DIRECTOR: Jon S. Baird

CAST: Steve Coogan, John C. Reilly, Shirley Henderson, Nina Arianda, Danny Huston, Rufus Jones, Susy Kane

RUNNING TIME: 97 mins

CERTIFICATE: PG

BASICALLY…: Legendary comic duo Stan Laurel (Coogan) and Oliver Hardy (Reilly) go on a UK stage tour late in their careers…

NOW FOR THE REVIEW…

Since closing out the BFI London Film Festival back in October – a screening that I was very fortunate to attend, and write a review forStan & Ollie might not have gone on to become a major Oscar player like some were hoping it might, but its strong acquisition of positive reviews and a strengthened marketing campaign has given it a consciousness in the public eye, especially for those who are nostalgic for the timeless comedy of Laurel & Hardy. There are plenty of people I know who are looking forward to seeing it, mainly because it looks exactly like the kind of good crowd-pleasing movie that people enjoy watching around this time of year, not to mention that it’s starring two actors who could not be more perfectly cast as the legendary duo themselves.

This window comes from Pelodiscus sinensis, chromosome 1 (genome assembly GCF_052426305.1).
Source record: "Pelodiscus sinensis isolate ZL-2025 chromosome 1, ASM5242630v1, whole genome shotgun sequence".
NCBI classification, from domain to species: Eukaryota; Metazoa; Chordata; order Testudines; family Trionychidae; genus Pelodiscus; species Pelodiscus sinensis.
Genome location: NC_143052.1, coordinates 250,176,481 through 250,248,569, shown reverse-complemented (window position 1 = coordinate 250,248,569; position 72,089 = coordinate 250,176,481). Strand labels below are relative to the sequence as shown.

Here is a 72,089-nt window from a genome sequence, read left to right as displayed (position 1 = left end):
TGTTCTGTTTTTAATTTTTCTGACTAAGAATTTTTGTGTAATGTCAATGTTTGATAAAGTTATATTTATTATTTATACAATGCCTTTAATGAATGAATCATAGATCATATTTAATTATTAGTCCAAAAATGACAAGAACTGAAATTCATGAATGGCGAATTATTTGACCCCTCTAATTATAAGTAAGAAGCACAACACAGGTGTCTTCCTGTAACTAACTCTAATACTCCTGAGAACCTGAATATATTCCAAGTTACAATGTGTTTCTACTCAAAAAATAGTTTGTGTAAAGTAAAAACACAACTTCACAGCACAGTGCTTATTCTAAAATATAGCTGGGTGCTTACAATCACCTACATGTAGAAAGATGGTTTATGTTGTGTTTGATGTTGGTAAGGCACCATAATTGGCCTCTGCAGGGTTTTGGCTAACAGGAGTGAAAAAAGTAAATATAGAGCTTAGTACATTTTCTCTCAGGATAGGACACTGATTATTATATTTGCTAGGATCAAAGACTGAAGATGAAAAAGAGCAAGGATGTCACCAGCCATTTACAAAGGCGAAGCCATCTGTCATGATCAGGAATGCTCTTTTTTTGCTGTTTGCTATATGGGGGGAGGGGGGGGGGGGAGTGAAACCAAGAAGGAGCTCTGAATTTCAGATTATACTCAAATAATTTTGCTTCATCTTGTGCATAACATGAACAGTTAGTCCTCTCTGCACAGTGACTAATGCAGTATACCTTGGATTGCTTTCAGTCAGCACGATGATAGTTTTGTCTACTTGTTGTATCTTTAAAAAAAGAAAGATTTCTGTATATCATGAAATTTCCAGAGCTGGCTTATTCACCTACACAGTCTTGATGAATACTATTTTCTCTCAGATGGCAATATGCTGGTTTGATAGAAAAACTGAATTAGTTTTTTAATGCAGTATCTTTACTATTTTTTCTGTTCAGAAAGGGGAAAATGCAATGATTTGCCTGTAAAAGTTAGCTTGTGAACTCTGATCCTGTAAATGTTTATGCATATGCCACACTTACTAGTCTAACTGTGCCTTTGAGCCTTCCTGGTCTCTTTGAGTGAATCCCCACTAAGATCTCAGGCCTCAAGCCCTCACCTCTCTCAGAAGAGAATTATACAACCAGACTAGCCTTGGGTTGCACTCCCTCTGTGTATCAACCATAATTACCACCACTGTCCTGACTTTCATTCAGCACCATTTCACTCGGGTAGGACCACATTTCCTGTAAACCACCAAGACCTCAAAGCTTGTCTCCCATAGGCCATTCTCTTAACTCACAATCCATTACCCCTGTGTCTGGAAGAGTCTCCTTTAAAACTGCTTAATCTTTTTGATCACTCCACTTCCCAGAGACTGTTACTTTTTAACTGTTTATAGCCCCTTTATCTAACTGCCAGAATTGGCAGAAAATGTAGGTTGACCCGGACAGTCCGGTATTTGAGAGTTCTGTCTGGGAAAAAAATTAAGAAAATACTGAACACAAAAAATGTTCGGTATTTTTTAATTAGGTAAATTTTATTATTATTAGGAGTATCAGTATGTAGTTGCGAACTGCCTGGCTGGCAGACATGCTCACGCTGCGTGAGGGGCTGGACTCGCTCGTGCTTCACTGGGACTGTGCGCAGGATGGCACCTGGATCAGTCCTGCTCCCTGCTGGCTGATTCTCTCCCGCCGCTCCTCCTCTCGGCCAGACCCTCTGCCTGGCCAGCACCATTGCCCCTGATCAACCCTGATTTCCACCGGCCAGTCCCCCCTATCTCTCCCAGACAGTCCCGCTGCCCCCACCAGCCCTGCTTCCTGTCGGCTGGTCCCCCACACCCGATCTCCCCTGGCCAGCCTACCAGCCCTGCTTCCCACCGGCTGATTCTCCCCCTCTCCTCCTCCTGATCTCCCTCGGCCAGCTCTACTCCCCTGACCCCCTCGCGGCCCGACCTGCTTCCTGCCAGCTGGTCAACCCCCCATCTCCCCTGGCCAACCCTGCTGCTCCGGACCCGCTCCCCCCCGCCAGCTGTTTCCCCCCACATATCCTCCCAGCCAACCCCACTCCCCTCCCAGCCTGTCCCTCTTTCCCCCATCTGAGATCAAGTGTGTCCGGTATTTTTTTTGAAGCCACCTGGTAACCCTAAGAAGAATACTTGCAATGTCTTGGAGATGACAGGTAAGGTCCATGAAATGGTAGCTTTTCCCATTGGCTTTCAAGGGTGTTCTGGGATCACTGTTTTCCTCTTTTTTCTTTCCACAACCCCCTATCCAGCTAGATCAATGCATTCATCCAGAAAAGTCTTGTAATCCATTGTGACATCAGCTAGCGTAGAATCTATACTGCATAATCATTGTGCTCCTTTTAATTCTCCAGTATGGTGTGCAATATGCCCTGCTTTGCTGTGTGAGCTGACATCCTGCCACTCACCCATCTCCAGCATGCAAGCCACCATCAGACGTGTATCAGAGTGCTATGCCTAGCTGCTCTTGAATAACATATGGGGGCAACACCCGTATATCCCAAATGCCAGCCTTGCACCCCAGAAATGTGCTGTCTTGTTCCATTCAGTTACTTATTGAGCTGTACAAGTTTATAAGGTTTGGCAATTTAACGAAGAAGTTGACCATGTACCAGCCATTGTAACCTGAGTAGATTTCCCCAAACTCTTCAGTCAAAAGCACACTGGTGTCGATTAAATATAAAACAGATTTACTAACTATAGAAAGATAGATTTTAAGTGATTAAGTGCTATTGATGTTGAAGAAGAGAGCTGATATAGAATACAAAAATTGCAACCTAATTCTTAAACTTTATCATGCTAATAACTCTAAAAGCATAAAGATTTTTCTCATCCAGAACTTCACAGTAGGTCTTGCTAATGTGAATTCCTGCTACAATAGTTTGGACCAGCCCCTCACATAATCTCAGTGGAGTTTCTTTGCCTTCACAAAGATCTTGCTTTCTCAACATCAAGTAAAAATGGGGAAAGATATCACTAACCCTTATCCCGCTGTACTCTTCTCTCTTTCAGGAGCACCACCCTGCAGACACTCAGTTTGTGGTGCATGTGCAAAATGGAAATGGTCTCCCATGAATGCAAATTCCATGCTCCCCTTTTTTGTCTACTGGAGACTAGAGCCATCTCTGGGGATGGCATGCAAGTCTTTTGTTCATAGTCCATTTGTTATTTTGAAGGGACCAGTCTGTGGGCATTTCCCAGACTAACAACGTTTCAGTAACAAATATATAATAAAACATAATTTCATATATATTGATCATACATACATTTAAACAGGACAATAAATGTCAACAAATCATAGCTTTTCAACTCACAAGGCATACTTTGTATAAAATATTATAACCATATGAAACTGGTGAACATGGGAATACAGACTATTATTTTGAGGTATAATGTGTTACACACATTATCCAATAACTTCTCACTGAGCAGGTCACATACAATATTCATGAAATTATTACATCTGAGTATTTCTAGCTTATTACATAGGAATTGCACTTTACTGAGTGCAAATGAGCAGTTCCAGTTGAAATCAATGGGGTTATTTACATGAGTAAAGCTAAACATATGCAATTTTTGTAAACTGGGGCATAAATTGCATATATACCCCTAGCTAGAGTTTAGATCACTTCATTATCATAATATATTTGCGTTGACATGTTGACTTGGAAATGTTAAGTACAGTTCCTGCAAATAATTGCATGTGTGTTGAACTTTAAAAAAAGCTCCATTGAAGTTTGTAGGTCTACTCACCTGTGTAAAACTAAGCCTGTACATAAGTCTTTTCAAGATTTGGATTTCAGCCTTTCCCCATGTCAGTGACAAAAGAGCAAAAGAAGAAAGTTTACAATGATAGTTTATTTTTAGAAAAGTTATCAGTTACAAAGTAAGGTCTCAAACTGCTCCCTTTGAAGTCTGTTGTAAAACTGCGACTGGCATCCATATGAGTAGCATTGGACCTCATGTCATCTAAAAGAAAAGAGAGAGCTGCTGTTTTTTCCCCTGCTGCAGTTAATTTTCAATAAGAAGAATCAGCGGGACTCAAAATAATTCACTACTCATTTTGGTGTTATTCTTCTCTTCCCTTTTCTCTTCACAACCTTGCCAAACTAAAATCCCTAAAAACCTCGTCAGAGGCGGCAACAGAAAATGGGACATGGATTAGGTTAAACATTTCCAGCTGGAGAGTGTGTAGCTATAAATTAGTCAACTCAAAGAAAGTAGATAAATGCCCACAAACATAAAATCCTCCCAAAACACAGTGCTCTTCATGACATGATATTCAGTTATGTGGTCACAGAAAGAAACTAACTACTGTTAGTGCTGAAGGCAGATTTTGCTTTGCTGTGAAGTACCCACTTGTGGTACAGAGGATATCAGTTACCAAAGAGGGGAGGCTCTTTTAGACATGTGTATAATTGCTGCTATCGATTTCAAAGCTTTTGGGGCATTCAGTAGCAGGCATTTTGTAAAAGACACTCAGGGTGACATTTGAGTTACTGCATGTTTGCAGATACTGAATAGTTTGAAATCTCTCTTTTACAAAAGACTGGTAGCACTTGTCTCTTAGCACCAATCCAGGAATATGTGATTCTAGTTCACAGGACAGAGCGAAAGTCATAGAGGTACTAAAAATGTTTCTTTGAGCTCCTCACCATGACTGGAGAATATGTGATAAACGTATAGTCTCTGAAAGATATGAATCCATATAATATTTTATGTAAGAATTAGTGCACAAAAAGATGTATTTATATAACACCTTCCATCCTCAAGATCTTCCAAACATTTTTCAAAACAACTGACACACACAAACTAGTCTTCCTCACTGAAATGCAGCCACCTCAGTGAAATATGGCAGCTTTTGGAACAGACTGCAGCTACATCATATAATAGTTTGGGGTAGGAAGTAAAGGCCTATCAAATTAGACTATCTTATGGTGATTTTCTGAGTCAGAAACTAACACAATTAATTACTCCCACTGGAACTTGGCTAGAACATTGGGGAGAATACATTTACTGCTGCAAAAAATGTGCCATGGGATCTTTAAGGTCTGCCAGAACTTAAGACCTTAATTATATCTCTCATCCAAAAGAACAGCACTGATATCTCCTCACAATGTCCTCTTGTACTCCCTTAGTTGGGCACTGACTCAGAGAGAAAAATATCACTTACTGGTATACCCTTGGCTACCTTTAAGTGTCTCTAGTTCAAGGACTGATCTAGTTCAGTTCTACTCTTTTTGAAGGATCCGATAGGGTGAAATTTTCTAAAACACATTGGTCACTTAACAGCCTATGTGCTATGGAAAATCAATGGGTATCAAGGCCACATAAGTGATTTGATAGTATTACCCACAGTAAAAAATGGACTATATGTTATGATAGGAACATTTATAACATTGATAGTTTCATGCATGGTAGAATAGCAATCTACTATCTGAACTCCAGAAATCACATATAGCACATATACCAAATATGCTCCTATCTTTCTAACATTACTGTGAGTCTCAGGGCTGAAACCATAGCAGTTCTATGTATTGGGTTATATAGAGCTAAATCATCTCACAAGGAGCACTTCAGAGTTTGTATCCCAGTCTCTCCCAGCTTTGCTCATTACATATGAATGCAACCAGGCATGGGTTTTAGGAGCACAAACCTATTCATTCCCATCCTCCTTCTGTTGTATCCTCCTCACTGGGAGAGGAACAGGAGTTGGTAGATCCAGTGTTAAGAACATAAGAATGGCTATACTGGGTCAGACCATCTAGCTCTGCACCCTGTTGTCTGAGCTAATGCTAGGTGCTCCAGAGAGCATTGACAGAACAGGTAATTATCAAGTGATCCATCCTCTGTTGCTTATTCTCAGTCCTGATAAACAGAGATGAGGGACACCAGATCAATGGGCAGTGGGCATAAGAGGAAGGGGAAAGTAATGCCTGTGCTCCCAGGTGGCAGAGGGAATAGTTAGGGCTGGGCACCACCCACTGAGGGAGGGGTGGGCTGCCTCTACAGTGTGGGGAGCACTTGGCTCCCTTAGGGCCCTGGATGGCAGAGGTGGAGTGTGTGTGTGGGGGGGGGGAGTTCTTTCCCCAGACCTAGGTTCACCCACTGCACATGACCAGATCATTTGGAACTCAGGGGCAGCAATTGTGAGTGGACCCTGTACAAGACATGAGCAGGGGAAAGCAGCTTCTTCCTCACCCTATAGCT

The hype seems big enough that this may actually do fairly well at the UK box office (unless Mary Poppins Returns or Aquaman don’t give it the space it deserves), and seeing how Stan & Ollie is a wondrous and sweet examination of two well-adored performers in the twilight of their careers, it would not be undeserved.

We first meet both Stan Laurel (Steve Coogan) and Oliver Hardy (John C. Reilly) at the height of their power in Hollywood during the late 1930s, during an impressive one-take tracking shot following them from their dressing room on the studio lot to the set of their film Way Out West, where they are about to perform their infamous comedy dance. We then cut to sixteen years later, when the two are undertaking a UK stage tour of their greatest hits whilst waiting for financing to come together for a Robin Hood-themed movie they have lined up. The tour doesn’t go so well at first, with an unwelcome amount of empty seats within the small theatres they are booked in, but soon after doing some publicity stunts they get the crowds they so desire, with the appearance of their wives Ida (Nina Arianda) and Lucille (Shirley Henderson) also earning them some attention – but an old spat between both man as well as Ollie’s flailing health threatens to change their dynamic forever.